- The Washington Times - Thursday, December 28, 2006

3:21 p.m.

The Food and Drug Administration said today that meat and milk from cloned animals is safe, opening the door for such products to enter the U.S. food supply late next year.

A risk assessment released today by the FDA shows that there is no public health risk from eating cloned food products.

Following a review of public comments on the agency’s risk assessment next year, sales of the cloned products — from cows, pigs and goats — could become a reality.

“It is almost inconceivable with what we know that this technology will introduce hazards to public health,” said Stephen Sundlof, director the Center for Veterinary Medicine at FDA. “We have looked for hazards and they just are not there.”

Because of unknown health risks associated with cloning, the FDA put a moratorium on the sale of meat and milk from cloned animals in 2001.

Cloning lets farmers and ranchers make copies of exceptional animals, such as pigs that fatten rapidly or cows that are superior milk producers. There are about 200 cloned animals in existence, which cost about $20,000 each to produce.

The likelihood of cloned meat and dairy products entering the food supply will remain slight even if the moratorium is lifted. Because of the high cost of the technology, cloned animals are primarily used for breeding, not for food, said Mr. Sundlof. Therefore, consumers would mostly get food from their offspring and not the clones themselves.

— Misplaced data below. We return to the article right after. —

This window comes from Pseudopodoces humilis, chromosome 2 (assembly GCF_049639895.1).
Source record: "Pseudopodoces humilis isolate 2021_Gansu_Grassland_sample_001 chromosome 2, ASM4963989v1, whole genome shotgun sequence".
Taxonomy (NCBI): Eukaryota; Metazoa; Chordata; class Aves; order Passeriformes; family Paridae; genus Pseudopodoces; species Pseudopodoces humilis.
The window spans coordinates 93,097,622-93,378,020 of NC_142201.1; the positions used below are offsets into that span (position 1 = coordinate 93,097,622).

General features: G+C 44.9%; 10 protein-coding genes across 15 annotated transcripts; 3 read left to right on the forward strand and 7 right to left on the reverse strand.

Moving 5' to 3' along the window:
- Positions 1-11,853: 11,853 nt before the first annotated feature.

Cloned animals are derived from the healthiest animals in the herd and therefore are more disease-resistant and offer leaner meat than conventionally produced animals.

If the FDA does approve the foods after a 90-day comment period, they will not have to be labeled as coming from cloned animals or their offspring.

But consumer groups feel differently on the question of whether labeling is necessary.

“Consumers are going to be having a product that has potential safety issues and has a whole load of ethical issues tied to it, without any labeling,” said Joseph Mendelson, legal director of the Center for Food Safety, a Washington environmental advocacy organization.

The FDA has not made a final decision on the labelling requirement but did say that retailers and manufacturers may be able to label food products “clone free,” if the label is “truthful and does not imply it is safer than other products,” Mr. Sundlof said.

The FDA decision today is based on a substantial data from a number of studies, all of which have concluded that milk and meat from cloned animals is virtually identical to products from conventional animals.

“None of the studies … identify any remarkable nutritionally or toxicologically important differences in the composition of the meat or milk,” according to a draft of a paper to be published Monday in Theriogenology, a scientific journal on animal reproduction. The paper was written by scientists at the FDA’s Center for Veterinary Medicine.

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